Cost of Capital

November 3, 20152 min read
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Cost of capital refers to the minimum rate of return a business or company has to generate before a new purchase, or investment starts to make money. The cost of capital is also seen as the cost of a company’s funds, including debt and equity.

For any business or major corporation to achieve profitability, the business will need to generate sufficient capital that covers all its operational costs. Any leftover capital available is considered as the profits of the business or company.

Calculating the cost of capital

For businesses to calculate the cost of capital, three separate calculations will need to be completed first. These calculations are:

  1. Weightage of Debt x cost of Debt
  2. Weightage of preference Shares x cost of preference shares
  3. Weightage of Equity x the Cost of Equity

Once each of these has been individually calculated business owners or financial administrators can then add each set value to find the total cost of capital.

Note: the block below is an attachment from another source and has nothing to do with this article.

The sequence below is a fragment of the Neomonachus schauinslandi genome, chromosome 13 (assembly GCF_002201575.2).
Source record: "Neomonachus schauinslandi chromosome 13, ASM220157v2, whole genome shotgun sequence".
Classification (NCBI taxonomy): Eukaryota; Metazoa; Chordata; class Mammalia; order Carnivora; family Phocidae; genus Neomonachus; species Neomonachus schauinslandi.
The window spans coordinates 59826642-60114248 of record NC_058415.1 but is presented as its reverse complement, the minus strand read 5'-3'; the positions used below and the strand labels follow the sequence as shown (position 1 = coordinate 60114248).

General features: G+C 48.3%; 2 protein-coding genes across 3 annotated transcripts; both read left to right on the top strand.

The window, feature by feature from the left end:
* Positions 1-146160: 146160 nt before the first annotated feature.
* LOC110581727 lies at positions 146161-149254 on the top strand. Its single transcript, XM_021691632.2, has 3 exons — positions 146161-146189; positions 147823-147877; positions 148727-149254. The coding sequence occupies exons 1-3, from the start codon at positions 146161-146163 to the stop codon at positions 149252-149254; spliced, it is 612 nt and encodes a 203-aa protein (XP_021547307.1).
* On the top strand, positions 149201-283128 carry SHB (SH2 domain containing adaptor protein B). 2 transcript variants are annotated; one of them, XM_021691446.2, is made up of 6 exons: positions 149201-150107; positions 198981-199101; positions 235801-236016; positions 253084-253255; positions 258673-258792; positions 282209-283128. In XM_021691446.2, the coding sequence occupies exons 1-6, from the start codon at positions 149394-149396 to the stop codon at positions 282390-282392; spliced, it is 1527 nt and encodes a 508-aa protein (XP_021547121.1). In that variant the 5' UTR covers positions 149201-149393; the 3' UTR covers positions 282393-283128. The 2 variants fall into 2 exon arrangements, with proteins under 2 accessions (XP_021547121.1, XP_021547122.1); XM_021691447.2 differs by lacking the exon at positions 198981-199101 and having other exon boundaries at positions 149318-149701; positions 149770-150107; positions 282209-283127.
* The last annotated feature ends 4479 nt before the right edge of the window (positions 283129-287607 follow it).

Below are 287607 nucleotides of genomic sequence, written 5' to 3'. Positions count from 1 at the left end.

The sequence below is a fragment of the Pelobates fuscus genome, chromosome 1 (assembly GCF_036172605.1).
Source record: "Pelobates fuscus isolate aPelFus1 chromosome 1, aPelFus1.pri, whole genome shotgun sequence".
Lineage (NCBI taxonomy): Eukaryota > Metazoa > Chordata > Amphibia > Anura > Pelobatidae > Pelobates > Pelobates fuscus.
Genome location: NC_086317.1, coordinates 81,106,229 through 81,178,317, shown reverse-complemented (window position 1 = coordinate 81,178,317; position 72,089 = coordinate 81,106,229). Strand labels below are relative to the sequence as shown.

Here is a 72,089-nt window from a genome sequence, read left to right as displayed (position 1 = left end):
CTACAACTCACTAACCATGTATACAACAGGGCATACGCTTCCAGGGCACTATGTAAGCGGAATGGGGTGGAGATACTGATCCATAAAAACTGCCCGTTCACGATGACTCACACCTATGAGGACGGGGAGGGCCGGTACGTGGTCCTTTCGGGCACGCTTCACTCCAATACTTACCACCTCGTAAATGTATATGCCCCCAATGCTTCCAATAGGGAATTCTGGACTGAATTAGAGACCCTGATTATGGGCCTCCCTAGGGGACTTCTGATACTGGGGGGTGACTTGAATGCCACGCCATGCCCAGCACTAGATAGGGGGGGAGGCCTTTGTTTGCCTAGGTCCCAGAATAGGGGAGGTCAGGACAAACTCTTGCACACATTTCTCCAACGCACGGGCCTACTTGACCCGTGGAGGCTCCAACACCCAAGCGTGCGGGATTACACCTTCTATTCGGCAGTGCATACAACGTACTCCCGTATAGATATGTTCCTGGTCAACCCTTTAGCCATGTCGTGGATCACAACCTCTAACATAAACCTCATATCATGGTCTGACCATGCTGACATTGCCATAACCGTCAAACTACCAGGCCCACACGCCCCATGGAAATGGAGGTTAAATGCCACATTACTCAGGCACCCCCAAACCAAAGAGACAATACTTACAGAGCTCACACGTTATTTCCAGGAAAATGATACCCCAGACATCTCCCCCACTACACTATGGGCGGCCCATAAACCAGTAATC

Individual calculations for each of these are relatively complex, thus businesses make use of accountants to assist in the final calculation of the cost of capital.

Cost of Capital and Capital Structure

Determining the final capital structure of a business or company can be difficult to calculate. For this to be determined, both debt financing and equity financing will need to be calculated. These are two different entities and host their advantages and disadvantages.

Capital structure is important to calculate, as this will contribute to the cost of capital currently owned by the business or company.

Costs associated with the expansion of the business, i.e. acquisition of land, commercial property, or construction to enhance operations can be associated with the capital costs of the business. Items, equipment, and other assets that are acquired to benefit the business and employees are also considered capital costs.